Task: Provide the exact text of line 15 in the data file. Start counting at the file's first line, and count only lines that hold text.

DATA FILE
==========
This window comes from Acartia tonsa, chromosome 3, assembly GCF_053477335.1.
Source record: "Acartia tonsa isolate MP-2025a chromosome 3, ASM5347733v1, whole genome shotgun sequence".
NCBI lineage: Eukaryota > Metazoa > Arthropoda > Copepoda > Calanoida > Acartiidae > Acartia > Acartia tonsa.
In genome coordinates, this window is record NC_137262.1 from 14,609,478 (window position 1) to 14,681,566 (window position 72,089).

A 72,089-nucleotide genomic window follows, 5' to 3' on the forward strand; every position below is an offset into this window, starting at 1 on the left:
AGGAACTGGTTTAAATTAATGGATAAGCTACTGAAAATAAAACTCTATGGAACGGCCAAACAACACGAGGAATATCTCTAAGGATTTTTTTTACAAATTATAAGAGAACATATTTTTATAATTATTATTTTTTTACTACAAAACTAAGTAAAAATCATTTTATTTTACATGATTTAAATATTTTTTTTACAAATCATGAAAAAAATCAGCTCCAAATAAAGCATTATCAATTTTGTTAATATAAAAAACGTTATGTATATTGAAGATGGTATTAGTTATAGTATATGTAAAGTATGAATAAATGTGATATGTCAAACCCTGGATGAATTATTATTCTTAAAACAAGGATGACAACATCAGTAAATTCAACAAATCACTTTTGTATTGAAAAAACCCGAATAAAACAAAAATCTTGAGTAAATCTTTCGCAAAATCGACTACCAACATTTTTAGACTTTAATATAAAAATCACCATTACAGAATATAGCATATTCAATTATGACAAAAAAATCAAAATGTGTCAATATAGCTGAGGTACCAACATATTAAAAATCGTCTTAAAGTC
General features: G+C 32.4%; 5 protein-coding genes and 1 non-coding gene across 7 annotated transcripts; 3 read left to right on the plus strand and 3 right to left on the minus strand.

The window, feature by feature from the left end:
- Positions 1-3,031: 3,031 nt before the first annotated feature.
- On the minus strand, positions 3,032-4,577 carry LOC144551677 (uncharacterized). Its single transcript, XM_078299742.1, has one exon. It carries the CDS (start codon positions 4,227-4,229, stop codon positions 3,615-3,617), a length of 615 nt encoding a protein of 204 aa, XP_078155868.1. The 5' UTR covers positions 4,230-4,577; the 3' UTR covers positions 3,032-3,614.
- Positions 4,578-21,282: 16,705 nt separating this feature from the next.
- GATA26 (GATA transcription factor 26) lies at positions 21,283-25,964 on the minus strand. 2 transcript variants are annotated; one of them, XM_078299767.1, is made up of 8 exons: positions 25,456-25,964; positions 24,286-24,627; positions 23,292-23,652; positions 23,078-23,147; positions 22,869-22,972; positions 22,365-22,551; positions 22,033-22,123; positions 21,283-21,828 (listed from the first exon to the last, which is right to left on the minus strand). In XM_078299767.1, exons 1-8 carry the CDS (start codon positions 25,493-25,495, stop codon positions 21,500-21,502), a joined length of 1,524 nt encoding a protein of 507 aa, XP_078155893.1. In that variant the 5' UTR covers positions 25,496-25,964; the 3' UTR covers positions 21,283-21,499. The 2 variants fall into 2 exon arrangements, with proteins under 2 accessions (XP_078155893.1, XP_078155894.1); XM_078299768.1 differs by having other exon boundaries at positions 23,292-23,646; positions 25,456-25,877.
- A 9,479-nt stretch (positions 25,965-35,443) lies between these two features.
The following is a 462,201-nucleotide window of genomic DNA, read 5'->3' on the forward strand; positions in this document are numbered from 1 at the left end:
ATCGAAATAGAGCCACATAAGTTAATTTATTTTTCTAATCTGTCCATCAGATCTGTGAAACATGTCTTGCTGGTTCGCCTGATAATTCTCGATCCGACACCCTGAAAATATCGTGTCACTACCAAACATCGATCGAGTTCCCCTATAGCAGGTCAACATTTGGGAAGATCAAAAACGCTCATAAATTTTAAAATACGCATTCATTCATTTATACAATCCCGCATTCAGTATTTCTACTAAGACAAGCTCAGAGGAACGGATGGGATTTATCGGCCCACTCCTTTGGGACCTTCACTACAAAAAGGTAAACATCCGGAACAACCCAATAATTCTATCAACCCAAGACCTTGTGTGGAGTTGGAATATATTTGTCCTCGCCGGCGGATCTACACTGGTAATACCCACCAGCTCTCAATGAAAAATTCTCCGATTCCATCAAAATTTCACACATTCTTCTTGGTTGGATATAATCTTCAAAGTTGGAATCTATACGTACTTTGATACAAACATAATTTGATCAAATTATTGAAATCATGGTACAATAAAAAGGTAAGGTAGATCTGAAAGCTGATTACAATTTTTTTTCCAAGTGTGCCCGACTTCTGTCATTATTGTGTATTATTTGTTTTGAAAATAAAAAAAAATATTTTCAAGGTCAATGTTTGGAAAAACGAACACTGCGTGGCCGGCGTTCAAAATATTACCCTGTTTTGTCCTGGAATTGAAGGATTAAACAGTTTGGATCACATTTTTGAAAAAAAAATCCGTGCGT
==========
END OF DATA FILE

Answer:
ATCGAAATAGAGCCACATAAGTTAATTTATTTTTCTAATCTGTCCATCAGATCTGTGAAACATGTCTTGCTGGTTCGCCTGATAATTCTCGATCCGACACCCTGAAAATATCGTGTCACTACCAAACATCGATCGAGTTCCCCTATAGCAGGTCAACATTTGGGAAGATCAAAAACGCTCATAAATTTTAAAATACGCATTCATTCATTTATACAATCCCGCATTCAGTATTTCTACTAAGACAAGCTCAGAGGAACGGATGGGATTTATCGGCCCACTCCTTTGGGACCTTCACTACAAAAAGGTAAACATCCGGAACAACCCAATAATTCTATCAACCCAAGACCTTGTGTGGAGTTGGAATATATTTGTCCTCGCCGGCGGATCTACACTGGTAATACCCACCAGCTCTCAATGAAAAATTCTCCGATTCCATCAAAATTTCACACATTCTTCTTGGTTGGATATAATCTTCAAAGTTGGAATCTATACGTACTTTGATACAAACATAATTTGATCAAATTATTGAAATCATGGTACAATAAAAAGGTAAGGTAGATCTGAAAGCTGATTACAATTTTTTTTCCAAGTGTGCCCGACTTCTGTCATTATTGTGTATTATTTGTTTTGAAAATAAAAAAAAATATTTTCAAGGTCAATGTTTGGAAAAACGAACACTGCGTGGCCGGCGTTCAAAATATTACCCTGTTTTGTCCTGGAATTGAAGGATTAAACAGTTTGGATCACATTTTTGAAAAAAAAATCCGTGCGT